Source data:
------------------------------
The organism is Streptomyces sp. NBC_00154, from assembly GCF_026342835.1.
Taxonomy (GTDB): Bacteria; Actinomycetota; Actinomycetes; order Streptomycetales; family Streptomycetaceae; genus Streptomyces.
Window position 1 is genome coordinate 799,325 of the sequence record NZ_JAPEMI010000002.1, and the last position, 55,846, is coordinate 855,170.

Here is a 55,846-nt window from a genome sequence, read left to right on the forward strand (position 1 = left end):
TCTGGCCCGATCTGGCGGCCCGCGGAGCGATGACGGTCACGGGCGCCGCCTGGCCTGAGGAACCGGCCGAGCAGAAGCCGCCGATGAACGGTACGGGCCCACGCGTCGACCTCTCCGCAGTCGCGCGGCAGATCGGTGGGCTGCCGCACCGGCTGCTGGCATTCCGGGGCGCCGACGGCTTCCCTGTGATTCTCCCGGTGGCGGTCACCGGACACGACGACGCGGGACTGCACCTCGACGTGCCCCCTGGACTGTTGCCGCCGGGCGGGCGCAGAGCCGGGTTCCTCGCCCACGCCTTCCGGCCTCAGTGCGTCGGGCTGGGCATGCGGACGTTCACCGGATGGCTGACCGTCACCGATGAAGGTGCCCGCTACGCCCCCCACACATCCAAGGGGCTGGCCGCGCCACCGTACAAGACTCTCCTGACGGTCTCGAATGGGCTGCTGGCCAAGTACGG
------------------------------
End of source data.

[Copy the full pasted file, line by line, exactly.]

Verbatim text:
The organism is Streptomyces sp. NBC_00154, from assembly GCF_026342835.1.
Taxonomy (GTDB): Bacteria; Actinomycetota; Actinomycetes; order Streptomycetales; family Streptomycetaceae; genus Streptomyces.
Window position 1 is genome coordinate 799,325 of the sequence record NZ_JAPEMI010000002.1, and the last position, 55,846, is coordinate 855,170.

Here is a 55,846-nt window from a genome sequence, read left to right on the forward strand (position 1 = left end):
TCTGGCCCGATCTGGCGGCCCGCGGAGCGATGACGGTCACGGGCGCCGCCTGGCCTGAGGAACCGGCCGAGCAGAAGCCGCCGATGAACGGTACGGGCCCACGCGTCGACCTCTCCGCAGTCGCGCGGCAGATCGGTGGGCTGCCGCACCGGCTGCTGGCATTCCGGGGCGCCGACGGCTTCCCTGTGATTCTCCCGGTGGCGGTCACCGGACACGACGACGCGGGACTGCACCTCGACGTGCCCCCTGGACTGTTGCCGCCGGGCGGGCGCAGAGCCGGGTTCCTCGCCCACGCCTTCCGGCCTCAGTGCGTCGGGCTGGGCATGCGGACGTTCACCGGATGGCTGACCGTCACCGATGAAGGTGCCCGCTACGCCCCCCACACATCCAAGGGGCTGGCCGCGCCACCGTACAAGACTCTCCTGACGGTCTCGAATGGGCTGCTGGCCAAGTACGG